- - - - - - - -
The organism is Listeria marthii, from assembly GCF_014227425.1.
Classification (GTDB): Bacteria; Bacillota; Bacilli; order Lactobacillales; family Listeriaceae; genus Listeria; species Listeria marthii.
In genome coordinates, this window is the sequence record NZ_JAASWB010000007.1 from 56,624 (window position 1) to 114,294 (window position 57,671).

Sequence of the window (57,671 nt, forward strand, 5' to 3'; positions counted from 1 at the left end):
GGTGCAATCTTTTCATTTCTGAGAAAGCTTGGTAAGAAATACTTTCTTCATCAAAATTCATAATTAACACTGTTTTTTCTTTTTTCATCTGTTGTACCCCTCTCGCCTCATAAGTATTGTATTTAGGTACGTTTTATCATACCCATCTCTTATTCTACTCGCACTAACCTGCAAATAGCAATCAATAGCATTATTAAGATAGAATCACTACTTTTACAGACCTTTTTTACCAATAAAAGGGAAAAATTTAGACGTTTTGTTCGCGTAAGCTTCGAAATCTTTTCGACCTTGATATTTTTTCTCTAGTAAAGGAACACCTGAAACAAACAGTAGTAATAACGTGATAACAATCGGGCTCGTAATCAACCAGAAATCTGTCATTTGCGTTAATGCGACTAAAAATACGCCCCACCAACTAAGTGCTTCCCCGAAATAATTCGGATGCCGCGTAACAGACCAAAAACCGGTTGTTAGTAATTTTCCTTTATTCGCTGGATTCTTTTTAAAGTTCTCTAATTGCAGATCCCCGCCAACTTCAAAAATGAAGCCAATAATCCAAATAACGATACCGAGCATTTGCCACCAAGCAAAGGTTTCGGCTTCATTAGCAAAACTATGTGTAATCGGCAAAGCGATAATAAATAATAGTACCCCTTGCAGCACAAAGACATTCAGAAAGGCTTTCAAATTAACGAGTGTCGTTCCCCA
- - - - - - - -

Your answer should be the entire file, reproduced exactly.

The organism is Listeria marthii, from assembly GCF_014227425.1.
Classification (GTDB): Bacteria; Bacillota; Bacilli; order Lactobacillales; family Listeriaceae; genus Listeria; species Listeria marthii.
In genome coordinates, this window is the sequence record NZ_JAASWB010000007.1 from 56,624 (window position 1) to 114,294 (window position 57,671).

Sequence of the window (57,671 nt, forward strand, 5' to 3'; positions counted from 1 at the left end):
GGTGCAATCTTTTCATTTCTGAGAAAGCTTGGTAAGAAATACTTTCTTCATCAAAATTCATAATTAACACTGTTTTTTCTTTTTTCATCTGTTGTACCCCTCTCGCCTCATAAGTATTGTATTTAGGTACGTTTTATCATACCCATCTCTTATTCTACTCGCACTAACCTGCAAATAGCAATCAATAGCATTATTAAGATAGAATCACTACTTTTACAGACCTTTTTTACCAATAAAAGGGAAAAATTTAGACGTTTTGTTCGCGTAAGCTTCGAAATCTTTTCGACCTTGATATTTTTTCTCTAGTAAAGGAACACCTGAAACAAACAGTAGTAATAACGTGATAACAATCGGGCTCGTAATCAACCAGAAATCTGTCATTTGCGTTAATGCGACTAAAAATACGCCCCACCAACTAAGTGCTTCCCCGAAATAATTCGGATGCCGCGTAACAGACCAAAAACCGGTTGTTAGTAATTTTCCTTTATTCGCTGGATTCTTTTTAAAGTTCTCTAATTGCAGATCCCCGCCAACTTCAAAAATGAAGCCAATAATCCAAATAACGATACCGAGCATTTGCCACCAAGCAAAGGTTTCGGCTTCATTAGCAAAACTATGTGTAATCGGCAAAGCGATAATAAATAATAGTACCCCTTGCAGCACAAAGACATTCAGAAAGGCTTTCAAATTAACGAGTGTCGTTCCCCA